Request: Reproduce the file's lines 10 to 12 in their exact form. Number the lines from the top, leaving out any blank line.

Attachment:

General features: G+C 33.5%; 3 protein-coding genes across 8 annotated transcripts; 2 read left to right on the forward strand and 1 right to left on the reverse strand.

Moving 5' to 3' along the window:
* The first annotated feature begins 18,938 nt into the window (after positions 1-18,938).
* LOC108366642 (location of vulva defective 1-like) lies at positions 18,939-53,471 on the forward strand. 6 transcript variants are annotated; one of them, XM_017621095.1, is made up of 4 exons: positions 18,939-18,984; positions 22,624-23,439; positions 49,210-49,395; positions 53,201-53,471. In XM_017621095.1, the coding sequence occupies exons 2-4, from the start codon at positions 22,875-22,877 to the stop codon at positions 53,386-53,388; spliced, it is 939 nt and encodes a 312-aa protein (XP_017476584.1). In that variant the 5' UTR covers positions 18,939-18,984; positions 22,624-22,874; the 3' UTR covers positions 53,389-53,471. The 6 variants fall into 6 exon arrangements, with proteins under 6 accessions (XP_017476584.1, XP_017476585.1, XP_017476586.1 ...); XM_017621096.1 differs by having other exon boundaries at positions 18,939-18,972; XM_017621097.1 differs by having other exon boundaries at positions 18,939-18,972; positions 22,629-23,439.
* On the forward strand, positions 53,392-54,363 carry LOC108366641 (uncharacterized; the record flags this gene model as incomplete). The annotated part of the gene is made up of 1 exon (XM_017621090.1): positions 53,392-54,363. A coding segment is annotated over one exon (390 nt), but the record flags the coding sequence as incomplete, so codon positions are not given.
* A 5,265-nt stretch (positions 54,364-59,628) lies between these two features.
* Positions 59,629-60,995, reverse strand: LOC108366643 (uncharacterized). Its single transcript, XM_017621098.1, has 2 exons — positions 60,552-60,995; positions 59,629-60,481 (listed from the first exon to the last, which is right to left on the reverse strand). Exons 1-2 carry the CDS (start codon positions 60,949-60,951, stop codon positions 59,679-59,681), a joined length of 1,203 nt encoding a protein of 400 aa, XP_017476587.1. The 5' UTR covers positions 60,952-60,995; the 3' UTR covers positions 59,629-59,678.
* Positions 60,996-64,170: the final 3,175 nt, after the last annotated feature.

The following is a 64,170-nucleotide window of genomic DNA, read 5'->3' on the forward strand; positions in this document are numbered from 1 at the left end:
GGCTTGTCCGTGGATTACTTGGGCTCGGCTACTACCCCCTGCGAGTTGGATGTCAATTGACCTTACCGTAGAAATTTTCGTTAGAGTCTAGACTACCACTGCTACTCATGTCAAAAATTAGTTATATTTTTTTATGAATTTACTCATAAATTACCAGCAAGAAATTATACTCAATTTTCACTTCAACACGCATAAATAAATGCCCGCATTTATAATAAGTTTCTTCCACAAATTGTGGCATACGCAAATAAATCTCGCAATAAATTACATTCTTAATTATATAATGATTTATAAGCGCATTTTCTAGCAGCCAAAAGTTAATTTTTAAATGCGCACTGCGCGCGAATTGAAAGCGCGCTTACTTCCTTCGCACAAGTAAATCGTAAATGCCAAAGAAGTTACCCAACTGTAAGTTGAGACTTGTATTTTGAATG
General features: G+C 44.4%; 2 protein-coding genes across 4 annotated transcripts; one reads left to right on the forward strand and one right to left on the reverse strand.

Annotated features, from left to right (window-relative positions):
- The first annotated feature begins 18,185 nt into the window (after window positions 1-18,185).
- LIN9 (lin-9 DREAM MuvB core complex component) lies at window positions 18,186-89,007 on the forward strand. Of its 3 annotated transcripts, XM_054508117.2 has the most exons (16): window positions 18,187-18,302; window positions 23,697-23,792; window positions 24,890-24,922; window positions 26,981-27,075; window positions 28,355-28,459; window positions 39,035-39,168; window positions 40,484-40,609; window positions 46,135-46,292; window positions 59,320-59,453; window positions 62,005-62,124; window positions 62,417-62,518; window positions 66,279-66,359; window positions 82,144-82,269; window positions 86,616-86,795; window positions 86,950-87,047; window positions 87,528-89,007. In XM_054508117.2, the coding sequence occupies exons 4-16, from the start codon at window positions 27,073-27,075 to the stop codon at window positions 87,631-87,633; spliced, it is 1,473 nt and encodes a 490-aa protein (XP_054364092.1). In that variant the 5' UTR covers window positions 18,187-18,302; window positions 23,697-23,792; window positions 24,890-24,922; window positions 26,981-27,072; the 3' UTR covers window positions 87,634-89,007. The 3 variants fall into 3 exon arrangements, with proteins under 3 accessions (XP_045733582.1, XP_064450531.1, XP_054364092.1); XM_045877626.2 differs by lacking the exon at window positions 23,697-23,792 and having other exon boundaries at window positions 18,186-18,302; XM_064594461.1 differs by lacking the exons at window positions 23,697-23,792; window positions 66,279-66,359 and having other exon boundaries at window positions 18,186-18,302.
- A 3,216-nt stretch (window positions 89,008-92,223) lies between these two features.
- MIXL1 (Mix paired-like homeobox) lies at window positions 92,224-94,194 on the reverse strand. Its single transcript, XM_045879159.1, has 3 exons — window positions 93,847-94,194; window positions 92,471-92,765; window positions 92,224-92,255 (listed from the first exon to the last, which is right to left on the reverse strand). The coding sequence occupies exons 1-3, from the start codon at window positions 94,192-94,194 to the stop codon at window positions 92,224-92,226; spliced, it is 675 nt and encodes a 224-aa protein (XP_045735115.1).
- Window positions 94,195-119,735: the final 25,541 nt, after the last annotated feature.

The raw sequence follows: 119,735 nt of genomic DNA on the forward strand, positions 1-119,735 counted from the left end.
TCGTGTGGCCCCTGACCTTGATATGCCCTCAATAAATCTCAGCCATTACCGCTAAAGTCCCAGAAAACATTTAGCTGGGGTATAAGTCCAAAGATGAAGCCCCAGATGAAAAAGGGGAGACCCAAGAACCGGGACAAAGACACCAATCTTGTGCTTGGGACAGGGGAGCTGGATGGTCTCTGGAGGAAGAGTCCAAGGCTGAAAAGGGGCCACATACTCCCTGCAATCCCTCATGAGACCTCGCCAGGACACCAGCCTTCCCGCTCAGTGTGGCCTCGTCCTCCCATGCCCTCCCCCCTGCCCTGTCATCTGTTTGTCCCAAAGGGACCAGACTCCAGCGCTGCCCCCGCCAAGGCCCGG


GGCTTGTCCGTGGATTACTTGGGCTCGGCTACTACCCCCTGCGAGTTGGATGTCAATTGACCTTACCGTAGAAATTTTCGTTAGAGTCTAGACTACCACTGCTACTCATGTCAAAAATTAGTTATATTTTTTTATGAATTTACTCATAAATTACCAGCAAGAAATTATACTCAATTTTCACTTCAACACGCATAAATAAATGCCCGCATTTATAATAAGTTTCTTCCACAAATTGTGGCATACGCAAATAAATCTCGCAATAAATTACATTCTTAATTATATAATGATTTATAAGCGCATTTTCTAGCAGCCAAAAGTTAATTTTTAAATGCGCACTGCGCGCGAATTGAAAGCGCGCTTACTTCCTTCGCACAAGTAAATCGTAAATGCCAAAGAAGTTACCCAACTGTAAGTTGAGACTTGTATTTTGAATG
General features: G+C 44.4%; 2 protein-coding genes across 4 annotated transcripts; one reads left to right on the forward strand and one right to left on the reverse strand.

Annotated features, from left to right (window-relative positions):